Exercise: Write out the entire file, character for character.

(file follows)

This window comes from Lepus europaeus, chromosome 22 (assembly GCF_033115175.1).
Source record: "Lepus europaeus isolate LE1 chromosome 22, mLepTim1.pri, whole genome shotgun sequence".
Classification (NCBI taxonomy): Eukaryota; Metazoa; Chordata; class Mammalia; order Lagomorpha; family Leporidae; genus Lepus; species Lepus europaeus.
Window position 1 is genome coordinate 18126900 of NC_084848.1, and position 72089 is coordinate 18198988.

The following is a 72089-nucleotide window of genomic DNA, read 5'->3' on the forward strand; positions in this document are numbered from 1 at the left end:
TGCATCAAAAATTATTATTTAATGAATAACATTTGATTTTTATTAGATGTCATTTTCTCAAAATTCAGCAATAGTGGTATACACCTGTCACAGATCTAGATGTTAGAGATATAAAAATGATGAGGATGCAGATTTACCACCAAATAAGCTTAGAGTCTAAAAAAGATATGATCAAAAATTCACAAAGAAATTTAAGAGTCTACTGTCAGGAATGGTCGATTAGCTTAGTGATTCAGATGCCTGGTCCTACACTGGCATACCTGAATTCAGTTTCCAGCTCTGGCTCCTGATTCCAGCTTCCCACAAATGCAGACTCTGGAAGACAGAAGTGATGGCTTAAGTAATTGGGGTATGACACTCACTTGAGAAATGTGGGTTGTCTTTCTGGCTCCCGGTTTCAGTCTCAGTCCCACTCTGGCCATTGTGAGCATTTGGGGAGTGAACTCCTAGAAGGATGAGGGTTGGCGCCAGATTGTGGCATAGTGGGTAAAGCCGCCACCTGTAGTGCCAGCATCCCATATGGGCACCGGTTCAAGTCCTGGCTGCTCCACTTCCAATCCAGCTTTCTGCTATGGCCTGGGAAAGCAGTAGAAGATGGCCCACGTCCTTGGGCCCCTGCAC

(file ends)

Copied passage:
This window comes from Lepus europaeus, chromosome 22 (assembly GCF_033115175.1).
Source record: "Lepus europaeus isolate LE1 chromosome 22, mLepTim1.pri, whole genome shotgun sequence".
Classification (NCBI taxonomy): Eukaryota; Metazoa; Chordata; class Mammalia; order Lagomorpha; family Leporidae; genus Lepus; species Lepus europaeus.
Window position 1 is genome coordinate 18126900 of NC_084848.1, and position 72089 is coordinate 18198988.

The following is a 72089-nucleotide window of genomic DNA, read 5'->3' on the forward strand; positions in this document are numbered from 1 at the left end:
TGCATCAAAAATTATTATTTAATGAATAACATTTGATTTTTATTAGATGTCATTTTCTCAAAATTCAGCAATAGTGGTATACACCTGTCACAGATCTAGATGTTAGAGATATAAAAATGATGAGGATGCAGATTTACCACCAAATAAGCTTAGAGTCTAAAAAAGATATGATCAAAAATTCACAAAGAAATTTAAGAGTCTACTGTCAGGAATGGTCGATTAGCTTAGTGATTCAGATGCCTGGTCCTACACTGGCATACCTGAATTCAGTTTCCAGCTCTGGCTCCTGATTCCAGCTTCCCACAAATGCAGACTCTGGAAGACAGAAGTGATGGCTTAAGTAATTGGGGTATGACACTCACTTGAGAAATGTGGGTTGTCTTTCTGGCTCCCGGTTTCAGTCTCAGTCCCACTCTGGCCATTGTGAGCATTTGGGGAGTGAACTCCTAGAAGGATGAGGGTTGGCGCCAGATTGTGGCATAGTGGGTAAAGCCGCCACCTGTAGTGCCAGCATCCCATATGGGCACCGGTTCAAGTCCTGGCTGCTCCACTTCCAATCCAGCTTTCTGCTATGGCCTGGGAAAGCAGTAGAAGATGGCCCACGTCCTTGGGCCCCTGCAC